Last week I went through the two most common views among Christians on the Age of the Earth. I explained the basics of the two sides of the debate and how Christians should view them. But there is a bigger question behind this conversation. Does any of this actually matter? Setting aside our own concepts of taking the Bible literally, what is the impact of the Age of the Earth? Going by how passionately it gets debated, one would assume this is a core component of Christianity. Is that true, or are we blowing this out of proportion? There are, I believe three key areas affected here.
The Fall and Death
Genesis chapter 3 tells of how mankind brought sin into the world. Both sides agree that this happened, and that this is the singular moment that separated man from God, leading to our need for a savior. However, there is some disagreement on certain details that could have theological implications. Namely, was there physical death before the Fall? Most Young Earth Creationists (YEC) that I know of give a firm no. They hold that death is inherently part of the fall, and it did not exist originally. Old Earth Creationists (OEC) believe that there was death among plant and animal life somewhat by necessity, and that the fall brought in spiritual death with sin and separation from God.
If nothing was dying, it would not take very long for the world to be overrun by micro-organisms and insects. Further, many living organisms are built in such a way that they survive off of dead remains, or have features clearly meant to be predatory. This doesn’t prove the Earth is old, but it does show you can’t really hold an OEC view without death before the Fall. unless God made some very dramatic physical changes to the animal kingdom after creation.
But does whether or not animals died before the Fall change Christianity? Not really. It still leaves room for God creating everything, original sin, and Jesus coming to save us. The age of the Earth changes things, but nothing yet that can’t be reconciled with Christian doctrine.
Science and Academia
Regardless of where I might stand on this issue, I am not a scientist. Even if the age of the Earth has no impact on me as a Christian, it does raise questions for many other people. The heaviest pushback to YEC is from scientific and academic fields. While the time creation took might not have to affect your Christian beliefs, it will probably impact your scientific study. If the Earth is less than 10,000 years old, than much of what we are taught in secular geology, astronomy, anthropology, archaeology, biology, and more needs dramatic correction. This doesn’t bother everyone, but for many it’s the reason they can’t accept YEC. This is not a statement on which is right, so much as to say that if you are planning on going into one of these fields, you might want to know your views and be ready to defend them.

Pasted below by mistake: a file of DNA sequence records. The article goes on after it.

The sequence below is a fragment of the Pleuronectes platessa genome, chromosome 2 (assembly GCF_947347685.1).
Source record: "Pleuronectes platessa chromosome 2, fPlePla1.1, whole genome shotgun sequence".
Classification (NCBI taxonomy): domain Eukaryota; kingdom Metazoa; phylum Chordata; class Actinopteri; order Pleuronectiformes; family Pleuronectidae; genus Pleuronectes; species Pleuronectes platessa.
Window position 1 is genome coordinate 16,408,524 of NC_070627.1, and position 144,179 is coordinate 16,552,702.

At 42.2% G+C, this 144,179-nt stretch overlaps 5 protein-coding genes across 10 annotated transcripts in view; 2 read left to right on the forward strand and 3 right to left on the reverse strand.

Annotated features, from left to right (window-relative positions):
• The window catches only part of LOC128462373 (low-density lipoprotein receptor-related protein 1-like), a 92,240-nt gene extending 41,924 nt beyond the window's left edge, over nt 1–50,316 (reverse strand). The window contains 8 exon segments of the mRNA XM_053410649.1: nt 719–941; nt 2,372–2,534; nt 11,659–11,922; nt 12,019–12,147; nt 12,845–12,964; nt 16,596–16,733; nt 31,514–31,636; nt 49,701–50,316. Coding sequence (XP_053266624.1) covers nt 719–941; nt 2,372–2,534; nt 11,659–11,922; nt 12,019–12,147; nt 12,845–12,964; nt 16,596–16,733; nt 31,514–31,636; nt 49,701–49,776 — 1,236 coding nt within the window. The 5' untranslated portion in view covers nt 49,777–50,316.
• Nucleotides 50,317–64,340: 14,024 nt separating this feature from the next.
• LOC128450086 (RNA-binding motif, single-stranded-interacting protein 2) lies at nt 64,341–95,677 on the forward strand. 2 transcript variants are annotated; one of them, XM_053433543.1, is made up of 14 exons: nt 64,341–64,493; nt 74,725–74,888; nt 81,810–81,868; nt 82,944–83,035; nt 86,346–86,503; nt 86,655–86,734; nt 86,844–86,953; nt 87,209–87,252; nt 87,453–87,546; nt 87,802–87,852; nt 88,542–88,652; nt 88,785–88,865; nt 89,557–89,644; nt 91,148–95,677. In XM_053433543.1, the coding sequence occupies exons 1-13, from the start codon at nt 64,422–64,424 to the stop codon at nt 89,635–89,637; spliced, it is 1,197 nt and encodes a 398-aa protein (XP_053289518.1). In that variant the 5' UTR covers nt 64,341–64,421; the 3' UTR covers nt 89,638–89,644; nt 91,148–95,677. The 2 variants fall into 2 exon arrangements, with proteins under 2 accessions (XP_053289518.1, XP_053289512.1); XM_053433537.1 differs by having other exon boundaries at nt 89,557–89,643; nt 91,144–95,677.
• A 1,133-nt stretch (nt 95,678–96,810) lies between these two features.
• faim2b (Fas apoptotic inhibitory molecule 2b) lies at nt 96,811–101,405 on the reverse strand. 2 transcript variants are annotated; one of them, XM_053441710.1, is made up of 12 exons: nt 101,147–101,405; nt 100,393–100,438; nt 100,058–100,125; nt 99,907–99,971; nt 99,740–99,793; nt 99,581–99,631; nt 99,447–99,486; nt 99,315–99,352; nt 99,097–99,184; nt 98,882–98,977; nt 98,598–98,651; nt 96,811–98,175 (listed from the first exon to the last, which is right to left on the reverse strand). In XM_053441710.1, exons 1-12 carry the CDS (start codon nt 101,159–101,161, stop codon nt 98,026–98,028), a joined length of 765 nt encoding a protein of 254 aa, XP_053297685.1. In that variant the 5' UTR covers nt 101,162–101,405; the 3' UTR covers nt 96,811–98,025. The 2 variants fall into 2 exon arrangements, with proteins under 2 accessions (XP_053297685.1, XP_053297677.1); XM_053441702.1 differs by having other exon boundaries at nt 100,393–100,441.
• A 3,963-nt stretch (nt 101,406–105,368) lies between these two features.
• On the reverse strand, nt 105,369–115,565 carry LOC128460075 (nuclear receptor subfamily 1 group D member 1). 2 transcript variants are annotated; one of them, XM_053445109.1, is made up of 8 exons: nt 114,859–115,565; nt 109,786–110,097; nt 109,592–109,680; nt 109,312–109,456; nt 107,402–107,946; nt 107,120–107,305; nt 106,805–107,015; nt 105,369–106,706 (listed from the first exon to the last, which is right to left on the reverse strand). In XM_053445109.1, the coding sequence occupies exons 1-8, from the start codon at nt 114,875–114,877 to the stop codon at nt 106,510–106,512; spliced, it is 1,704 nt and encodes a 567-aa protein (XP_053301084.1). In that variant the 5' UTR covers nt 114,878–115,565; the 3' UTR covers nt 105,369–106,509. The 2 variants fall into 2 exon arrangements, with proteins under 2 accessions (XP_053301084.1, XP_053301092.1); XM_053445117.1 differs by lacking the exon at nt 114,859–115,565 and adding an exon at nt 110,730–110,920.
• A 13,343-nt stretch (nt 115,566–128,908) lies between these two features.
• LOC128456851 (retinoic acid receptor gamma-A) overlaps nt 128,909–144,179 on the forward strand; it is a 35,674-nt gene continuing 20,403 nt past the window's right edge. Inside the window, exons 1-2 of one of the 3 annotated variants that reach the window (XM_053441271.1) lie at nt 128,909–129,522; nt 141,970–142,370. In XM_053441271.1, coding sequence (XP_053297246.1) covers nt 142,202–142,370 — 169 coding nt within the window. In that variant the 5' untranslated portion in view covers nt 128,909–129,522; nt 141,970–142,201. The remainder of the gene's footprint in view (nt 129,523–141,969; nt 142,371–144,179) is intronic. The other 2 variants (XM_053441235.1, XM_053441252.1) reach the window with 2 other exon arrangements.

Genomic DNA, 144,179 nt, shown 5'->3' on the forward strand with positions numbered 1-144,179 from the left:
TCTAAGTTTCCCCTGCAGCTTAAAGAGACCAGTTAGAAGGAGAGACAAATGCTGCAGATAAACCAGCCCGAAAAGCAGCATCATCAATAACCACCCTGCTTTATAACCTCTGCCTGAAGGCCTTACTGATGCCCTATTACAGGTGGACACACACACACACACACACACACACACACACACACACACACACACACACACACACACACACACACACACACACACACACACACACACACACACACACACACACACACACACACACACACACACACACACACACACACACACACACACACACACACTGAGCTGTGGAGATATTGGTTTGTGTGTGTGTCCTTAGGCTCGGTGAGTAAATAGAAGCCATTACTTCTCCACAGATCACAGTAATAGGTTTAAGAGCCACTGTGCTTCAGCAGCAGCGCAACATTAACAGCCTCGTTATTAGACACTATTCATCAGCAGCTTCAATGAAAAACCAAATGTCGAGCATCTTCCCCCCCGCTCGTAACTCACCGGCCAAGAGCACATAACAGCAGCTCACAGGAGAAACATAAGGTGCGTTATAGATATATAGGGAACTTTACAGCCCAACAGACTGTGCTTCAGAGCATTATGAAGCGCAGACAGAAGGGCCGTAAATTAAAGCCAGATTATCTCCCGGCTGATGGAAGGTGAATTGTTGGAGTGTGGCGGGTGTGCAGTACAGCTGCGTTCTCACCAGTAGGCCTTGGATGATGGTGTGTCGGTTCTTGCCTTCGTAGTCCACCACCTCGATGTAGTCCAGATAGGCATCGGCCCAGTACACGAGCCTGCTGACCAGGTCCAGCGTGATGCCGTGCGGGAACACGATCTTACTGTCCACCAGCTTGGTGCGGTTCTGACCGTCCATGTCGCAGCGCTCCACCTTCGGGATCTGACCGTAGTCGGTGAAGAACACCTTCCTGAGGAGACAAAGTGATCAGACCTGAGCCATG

Now here we get to the messy part. I’ve only been talking about OEC and YEC advocates, but there is a third view some people are taking. This view is often called Theistic Evolution. Theistic Evolutionists holds that the Earth is old, but goes a step further to saying that God used natural evolutionary processes to create living beings. While I can see the appeal, as it lets you adopt much of modern secular science in favor of your view, the cost is extremely high. The most significant theological issue is that in this view there couldn’t really have been an Adam and Eve who had a singular fall into sin. If evolution is true, there never were two human beings as the parents of all mankind, but instead we are simply the product of countless generations of animals going back to single-celled organisms. This doesn’t even touch on whether it makes sense for God to be guiding a process that is inherently about random adaptations through natural selection. Simply put, there is not a good way to reconcile the early chapters of Genesis with this view.
What does this have to do with the Age of the Earth? Often OEC and Theistic Evolution are assumed to be one and the same. In reality, there is a very big line between them. OEC is not believed because they doubt God’s capabilities or don’t believe the Bible. OEC is an attempt to interpret the Bible as accurately as possible by also using modern research. The two views are connected in that they both hold that the Earth is old, and that you don’t have to interpret everything in Genesis 1 as literal. But the Theistic Evolutionists take it a step further, and go beyond what can really be considered Christian teaching.
Do We Need to Pick a Side?
The age of the Earth impacts a great deal in the natural world. Understanding the information could very well be critical, depending on your occupation. But as Christians, I don’t believe we necessarily need to pick a side. If I’ve sounded wishy washy in all of this, that’s in part on purpose. This is not an essential doctrine to Christianity. We still believe that God created the Heavens and the Earth, man was created in his image, man fell, and Jesus came to save us. In the end, that’s the impact that matters most.
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